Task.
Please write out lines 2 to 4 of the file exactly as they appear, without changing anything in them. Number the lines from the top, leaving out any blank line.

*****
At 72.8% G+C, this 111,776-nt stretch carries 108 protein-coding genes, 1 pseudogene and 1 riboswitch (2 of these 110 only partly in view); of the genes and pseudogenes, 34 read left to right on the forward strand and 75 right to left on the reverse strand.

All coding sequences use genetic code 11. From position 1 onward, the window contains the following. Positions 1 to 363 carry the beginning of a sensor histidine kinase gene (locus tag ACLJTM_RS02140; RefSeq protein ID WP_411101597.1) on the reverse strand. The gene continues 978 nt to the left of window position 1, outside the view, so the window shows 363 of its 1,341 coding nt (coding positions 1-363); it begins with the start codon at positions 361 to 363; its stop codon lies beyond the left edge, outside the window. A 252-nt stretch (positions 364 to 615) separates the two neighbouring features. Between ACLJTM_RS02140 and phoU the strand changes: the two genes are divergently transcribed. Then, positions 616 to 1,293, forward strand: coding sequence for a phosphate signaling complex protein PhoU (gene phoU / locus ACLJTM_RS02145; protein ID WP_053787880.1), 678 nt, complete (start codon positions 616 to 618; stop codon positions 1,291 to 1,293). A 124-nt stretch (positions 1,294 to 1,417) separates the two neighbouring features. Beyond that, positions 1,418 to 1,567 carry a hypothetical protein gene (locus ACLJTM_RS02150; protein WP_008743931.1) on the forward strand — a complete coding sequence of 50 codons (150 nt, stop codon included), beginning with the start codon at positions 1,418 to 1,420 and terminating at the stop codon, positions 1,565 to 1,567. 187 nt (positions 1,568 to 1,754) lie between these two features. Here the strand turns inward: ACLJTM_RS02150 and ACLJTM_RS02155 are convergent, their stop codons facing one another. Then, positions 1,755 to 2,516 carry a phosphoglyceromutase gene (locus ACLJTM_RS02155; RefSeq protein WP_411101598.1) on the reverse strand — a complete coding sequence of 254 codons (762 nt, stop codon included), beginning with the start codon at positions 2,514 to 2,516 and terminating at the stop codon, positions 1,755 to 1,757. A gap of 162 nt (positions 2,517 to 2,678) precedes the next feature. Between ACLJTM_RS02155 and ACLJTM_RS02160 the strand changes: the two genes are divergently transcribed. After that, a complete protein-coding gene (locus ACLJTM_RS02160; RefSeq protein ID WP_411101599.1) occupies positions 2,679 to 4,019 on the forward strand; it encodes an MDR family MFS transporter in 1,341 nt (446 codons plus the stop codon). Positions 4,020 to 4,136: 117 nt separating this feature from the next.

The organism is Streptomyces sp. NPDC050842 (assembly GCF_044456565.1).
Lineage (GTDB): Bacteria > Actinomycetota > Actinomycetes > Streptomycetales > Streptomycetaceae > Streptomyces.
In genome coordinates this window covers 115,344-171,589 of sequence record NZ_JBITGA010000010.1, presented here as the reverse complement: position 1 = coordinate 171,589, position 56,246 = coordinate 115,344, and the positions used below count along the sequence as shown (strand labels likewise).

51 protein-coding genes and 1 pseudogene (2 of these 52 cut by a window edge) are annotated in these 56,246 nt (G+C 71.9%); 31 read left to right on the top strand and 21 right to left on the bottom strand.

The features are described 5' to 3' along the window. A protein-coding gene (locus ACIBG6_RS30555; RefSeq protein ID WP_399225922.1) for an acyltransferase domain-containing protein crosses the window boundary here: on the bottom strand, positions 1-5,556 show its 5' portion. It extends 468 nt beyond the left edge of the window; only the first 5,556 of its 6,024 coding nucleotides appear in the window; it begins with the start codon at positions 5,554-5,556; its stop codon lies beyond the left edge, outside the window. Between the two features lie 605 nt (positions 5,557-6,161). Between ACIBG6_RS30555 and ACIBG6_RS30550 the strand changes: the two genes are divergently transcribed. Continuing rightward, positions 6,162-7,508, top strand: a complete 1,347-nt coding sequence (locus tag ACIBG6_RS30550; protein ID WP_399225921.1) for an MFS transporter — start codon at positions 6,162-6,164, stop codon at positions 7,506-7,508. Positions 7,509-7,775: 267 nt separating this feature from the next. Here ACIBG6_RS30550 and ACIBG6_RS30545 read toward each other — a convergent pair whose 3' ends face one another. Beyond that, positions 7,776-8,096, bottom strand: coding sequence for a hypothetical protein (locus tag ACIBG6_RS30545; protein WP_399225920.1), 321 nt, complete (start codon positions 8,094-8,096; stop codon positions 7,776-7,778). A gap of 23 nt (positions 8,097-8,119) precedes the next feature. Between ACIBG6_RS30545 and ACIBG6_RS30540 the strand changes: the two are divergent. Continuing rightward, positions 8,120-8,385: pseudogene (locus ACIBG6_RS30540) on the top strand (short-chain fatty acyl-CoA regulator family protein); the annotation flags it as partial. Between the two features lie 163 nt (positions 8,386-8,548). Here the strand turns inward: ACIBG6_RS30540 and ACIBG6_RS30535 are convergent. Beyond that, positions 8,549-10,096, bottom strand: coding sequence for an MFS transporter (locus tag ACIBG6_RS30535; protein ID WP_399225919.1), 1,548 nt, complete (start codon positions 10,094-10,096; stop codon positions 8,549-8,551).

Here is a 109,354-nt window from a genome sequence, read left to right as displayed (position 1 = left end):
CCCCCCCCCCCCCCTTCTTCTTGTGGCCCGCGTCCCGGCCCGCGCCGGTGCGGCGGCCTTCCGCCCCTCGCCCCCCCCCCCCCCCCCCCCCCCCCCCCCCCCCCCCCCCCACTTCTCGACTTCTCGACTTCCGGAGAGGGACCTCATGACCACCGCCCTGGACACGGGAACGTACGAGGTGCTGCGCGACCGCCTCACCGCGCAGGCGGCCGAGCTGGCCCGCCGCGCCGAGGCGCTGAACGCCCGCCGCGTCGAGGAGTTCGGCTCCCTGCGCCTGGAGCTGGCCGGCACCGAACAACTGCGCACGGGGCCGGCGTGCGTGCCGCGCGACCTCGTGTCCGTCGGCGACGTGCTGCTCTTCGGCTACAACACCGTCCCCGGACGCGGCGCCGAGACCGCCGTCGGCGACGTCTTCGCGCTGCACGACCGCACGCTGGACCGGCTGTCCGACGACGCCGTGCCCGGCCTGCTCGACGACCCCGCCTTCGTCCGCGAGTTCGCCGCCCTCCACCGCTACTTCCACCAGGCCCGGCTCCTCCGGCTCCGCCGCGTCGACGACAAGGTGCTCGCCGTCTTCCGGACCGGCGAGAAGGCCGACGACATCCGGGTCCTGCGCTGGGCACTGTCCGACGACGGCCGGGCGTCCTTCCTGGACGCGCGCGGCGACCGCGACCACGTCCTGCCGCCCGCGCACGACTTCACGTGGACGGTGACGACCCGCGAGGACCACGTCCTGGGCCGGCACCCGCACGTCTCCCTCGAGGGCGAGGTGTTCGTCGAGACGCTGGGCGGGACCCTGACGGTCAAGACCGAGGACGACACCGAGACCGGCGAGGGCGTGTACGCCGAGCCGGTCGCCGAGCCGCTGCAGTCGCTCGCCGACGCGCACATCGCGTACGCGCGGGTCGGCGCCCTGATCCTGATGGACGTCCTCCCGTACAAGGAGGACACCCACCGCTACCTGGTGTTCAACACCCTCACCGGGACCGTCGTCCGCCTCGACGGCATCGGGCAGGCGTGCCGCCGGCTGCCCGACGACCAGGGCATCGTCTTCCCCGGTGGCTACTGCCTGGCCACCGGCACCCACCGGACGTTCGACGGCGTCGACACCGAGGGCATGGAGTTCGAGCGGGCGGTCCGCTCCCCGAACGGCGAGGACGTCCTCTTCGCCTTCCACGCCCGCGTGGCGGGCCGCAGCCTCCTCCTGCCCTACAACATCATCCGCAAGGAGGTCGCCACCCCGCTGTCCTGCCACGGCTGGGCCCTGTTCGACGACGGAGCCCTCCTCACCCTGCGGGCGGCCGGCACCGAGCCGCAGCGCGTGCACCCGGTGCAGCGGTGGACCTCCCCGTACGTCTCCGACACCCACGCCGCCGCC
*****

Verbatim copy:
All coding sequences use genetic code 11. From position 1 onward, the window contains the following. Positions 1 to 363 carry the beginning of a sensor histidine kinase gene (locus tag ACLJTM_RS02140; RefSeq protein ID WP_411101597.1) on the reverse strand. The gene continues 978 nt to the left of window position 1, outside the view, so the window shows 363 of its 1,341 coding nt (coding positions 1-363); it begins with the start codon at positions 361 to 363; its stop codon lies beyond the left edge, outside the window. A 252-nt stretch (positions 364 to 615) separates the two neighbouring features. Between ACLJTM_RS02140 and phoU the strand changes: the two genes are divergently transcribed. Then, positions 616 to 1,293, forward strand: coding sequence for a phosphate signaling complex protein PhoU (gene phoU / locus ACLJTM_RS02145; protein ID WP_053787880.1), 678 nt, complete (start codon positions 616 to 618; stop codon positions 1,291 to 1,293). A 124-nt stretch (positions 1,294 to 1,417) separates the two neighbouring features. Beyond that, positions 1,418 to 1,567 carry a hypothetical protein gene (locus ACLJTM_RS02150; protein WP_008743931.1) on the forward strand — a complete coding sequence of 50 codons (150 nt, stop codon included), beginning with the start codon at positions 1,418 to 1,420 and terminating at the stop codon, positions 1,565 to 1,567. 187 nt (positions 1,568 to 1,754) lie between these two features. Here the strand turns inward: ACLJTM_RS02150 and ACLJTM_RS02155 are convergent, their stop codons facing one another. Then, positions 1,755 to 2,516 carry a phosphoglyceromutase gene (locus ACLJTM_RS02155; RefSeq protein WP_411101598.1) on the reverse strand — a complete coding sequence of 254 codons (762 nt, stop codon included), beginning with the start codon at positions 2,514 to 2,516 and terminating at the stop codon, positions 1,755 to 1,757. A gap of 162 nt (positions 2,517 to 2,678) precedes the next feature. Between ACLJTM_RS02155 and ACLJTM_RS02160 the strand changes: the two genes are divergently transcribed. After that, a complete protein-coding gene (locus ACLJTM_RS02160; RefSeq protein ID WP_411101599.1) occupies positions 2,679 to 4,019 on the forward strand; it encodes an MDR family MFS transporter in 1,341 nt (446 codons plus the stop codon). Positions 4,020 to 4,136: 117 nt separating this feature from the next.

The organism is Streptomyces sp. NPDC050842 (assembly GCF_044456565.1).
Lineage (GTDB): Bacteria > Actinomycetota > Actinomycetes > Streptomycetales > Streptomycetaceae > Streptomyces.